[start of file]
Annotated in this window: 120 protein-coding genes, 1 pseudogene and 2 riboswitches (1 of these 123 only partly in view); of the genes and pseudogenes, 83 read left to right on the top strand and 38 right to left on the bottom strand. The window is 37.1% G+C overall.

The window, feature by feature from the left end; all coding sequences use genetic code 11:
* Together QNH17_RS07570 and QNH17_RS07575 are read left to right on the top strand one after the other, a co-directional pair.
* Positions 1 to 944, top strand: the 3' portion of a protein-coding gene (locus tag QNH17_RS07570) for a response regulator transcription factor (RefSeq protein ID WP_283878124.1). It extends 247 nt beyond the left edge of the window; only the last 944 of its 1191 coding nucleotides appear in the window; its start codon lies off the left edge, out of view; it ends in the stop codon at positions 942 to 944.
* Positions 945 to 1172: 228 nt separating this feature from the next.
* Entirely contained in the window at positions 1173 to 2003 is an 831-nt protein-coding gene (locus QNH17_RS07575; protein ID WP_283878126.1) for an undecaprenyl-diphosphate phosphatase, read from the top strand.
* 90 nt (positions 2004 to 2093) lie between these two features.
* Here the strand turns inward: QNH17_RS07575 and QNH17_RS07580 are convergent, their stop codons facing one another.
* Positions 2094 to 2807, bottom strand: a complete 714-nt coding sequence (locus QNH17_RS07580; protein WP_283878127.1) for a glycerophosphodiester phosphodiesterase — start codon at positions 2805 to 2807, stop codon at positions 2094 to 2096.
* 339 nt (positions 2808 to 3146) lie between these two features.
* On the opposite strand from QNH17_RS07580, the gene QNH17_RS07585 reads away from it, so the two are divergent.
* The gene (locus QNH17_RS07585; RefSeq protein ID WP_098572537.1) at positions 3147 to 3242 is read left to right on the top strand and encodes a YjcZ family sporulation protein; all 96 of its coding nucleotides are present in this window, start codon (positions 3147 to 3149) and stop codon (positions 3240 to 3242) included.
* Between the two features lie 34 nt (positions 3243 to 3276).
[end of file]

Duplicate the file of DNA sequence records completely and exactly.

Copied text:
Annotated in this window: 120 protein-coding genes, 1 pseudogene and 2 riboswitches (1 of these 123 only partly in view); of the genes and pseudogenes, 83 read left to right on the top strand and 38 right to left on the bottom strand. The window is 37.1% G+C overall.

The window, feature by feature from the left end; all coding sequences use genetic code 11:
* Together QNH17_RS07570 and QNH17_RS07575 are read left to right on the top strand one after the other, a co-directional pair.
* Positions 1 to 944, top strand: the 3' portion of a protein-coding gene (locus tag QNH17_RS07570) for a response regulator transcription factor (RefSeq protein ID WP_283878124.1). It extends 247 nt beyond the left edge of the window; only the last 944 of its 1191 coding nucleotides appear in the window; its start codon lies off the left edge, out of view; it ends in the stop codon at positions 942 to 944.
* Positions 945 to 1172: 228 nt separating this feature from the next.
* Entirely contained in the window at positions 1173 to 2003 is an 831-nt protein-coding gene (locus QNH17_RS07575; protein ID WP_283878126.1) for an undecaprenyl-diphosphate phosphatase, read from the top strand.
* 90 nt (positions 2004 to 2093) lie between these two features.
* Here the strand turns inward: QNH17_RS07575 and QNH17_RS07580 are convergent, their stop codons facing one another.
* Positions 2094 to 2807, bottom strand: a complete 714-nt coding sequence (locus QNH17_RS07580; protein WP_283878127.1) for a glycerophosphodiester phosphodiesterase — start codon at positions 2805 to 2807, stop codon at positions 2094 to 2096.
* 339 nt (positions 2808 to 3146) lie between these two features.
* On the opposite strand from QNH17_RS07580, the gene QNH17_RS07585 reads away from it, so the two are divergent.
* The gene (locus QNH17_RS07585; RefSeq protein ID WP_098572537.1) at positions 3147 to 3242 is read left to right on the top strand and encodes a YjcZ family sporulation protein; all 96 of its coding nucleotides are present in this window, start codon (positions 3147 to 3149) and stop codon (positions 3240 to 3242) included.
* Between the two features lie 34 nt (positions 3243 to 3276).